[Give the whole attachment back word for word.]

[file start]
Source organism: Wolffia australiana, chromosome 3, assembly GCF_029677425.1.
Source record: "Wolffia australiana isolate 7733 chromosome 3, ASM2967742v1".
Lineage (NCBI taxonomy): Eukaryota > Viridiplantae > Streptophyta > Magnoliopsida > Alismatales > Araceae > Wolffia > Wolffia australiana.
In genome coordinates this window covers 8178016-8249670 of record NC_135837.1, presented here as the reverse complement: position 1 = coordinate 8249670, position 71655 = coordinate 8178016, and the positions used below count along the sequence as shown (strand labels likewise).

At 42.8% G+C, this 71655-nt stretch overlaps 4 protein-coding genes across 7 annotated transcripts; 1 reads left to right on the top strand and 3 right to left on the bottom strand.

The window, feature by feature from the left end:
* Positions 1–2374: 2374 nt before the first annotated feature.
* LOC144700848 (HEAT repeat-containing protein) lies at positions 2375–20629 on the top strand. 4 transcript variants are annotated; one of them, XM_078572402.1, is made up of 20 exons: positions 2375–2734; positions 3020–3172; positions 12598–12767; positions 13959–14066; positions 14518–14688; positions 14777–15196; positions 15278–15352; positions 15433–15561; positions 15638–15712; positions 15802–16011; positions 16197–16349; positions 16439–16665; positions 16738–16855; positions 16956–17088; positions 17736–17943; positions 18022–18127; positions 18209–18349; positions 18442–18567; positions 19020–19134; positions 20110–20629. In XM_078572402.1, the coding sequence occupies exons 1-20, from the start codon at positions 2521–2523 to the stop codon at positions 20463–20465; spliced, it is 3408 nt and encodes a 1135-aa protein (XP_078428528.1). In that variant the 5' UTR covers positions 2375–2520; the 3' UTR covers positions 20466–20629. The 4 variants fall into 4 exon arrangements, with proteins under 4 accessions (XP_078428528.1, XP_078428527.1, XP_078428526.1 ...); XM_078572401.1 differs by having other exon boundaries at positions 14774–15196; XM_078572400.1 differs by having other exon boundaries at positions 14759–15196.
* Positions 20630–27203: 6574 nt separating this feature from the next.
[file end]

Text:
Source organism: Wolffia australiana, chromosome 3, assembly GCF_029677425.1.
Source record: "Wolffia australiana isolate 7733 chromosome 3, ASM2967742v1".
Lineage (NCBI taxonomy): Eukaryota > Viridiplantae > Streptophyta > Magnoliopsida > Alismatales > Araceae > Wolffia > Wolffia australiana.
In genome coordinates this window covers 8178016-8249670 of record NC_135837.1, presented here as the reverse complement: position 1 = coordinate 8249670, position 71655 = coordinate 8178016, and the positions used below count along the sequence as shown (strand labels likewise).

At 42.8% G+C, this 71655-nt stretch overlaps 4 protein-coding genes across 7 annotated transcripts; 1 reads left to right on the top strand and 3 right to left on the bottom strand.

The window, feature by feature from the left end:
* Positions 1–2374: 2374 nt before the first annotated feature.
* LOC144700848 (HEAT repeat-containing protein) lies at positions 2375–20629 on the top strand. 4 transcript variants are annotated; one of them, XM_078572402.1, is made up of 20 exons: positions 2375–2734; positions 3020–3172; positions 12598–12767; positions 13959–14066; positions 14518–14688; positions 14777–15196; positions 15278–15352; positions 15433–15561; positions 15638–15712; positions 15802–16011; positions 16197–16349; positions 16439–16665; positions 16738–16855; positions 16956–17088; positions 17736–17943; positions 18022–18127; positions 18209–18349; positions 18442–18567; positions 19020–19134; positions 20110–20629. In XM_078572402.1, the coding sequence occupies exons 1-20, from the start codon at positions 2521–2523 to the stop codon at positions 20463–20465; spliced, it is 3408 nt and encodes a 1135-aa protein (XP_078428528.1). In that variant the 5' UTR covers positions 2375–2520; the 3' UTR covers positions 20466–20629. The 4 variants fall into 4 exon arrangements, with proteins under 4 accessions (XP_078428528.1, XP_078428527.1, XP_078428526.1 ...); XM_078572401.1 differs by having other exon boundaries at positions 14774–15196; XM_078572400.1 differs by having other exon boundaries at positions 14759–15196.
* Positions 20630–27203: 6574 nt separating this feature from the next.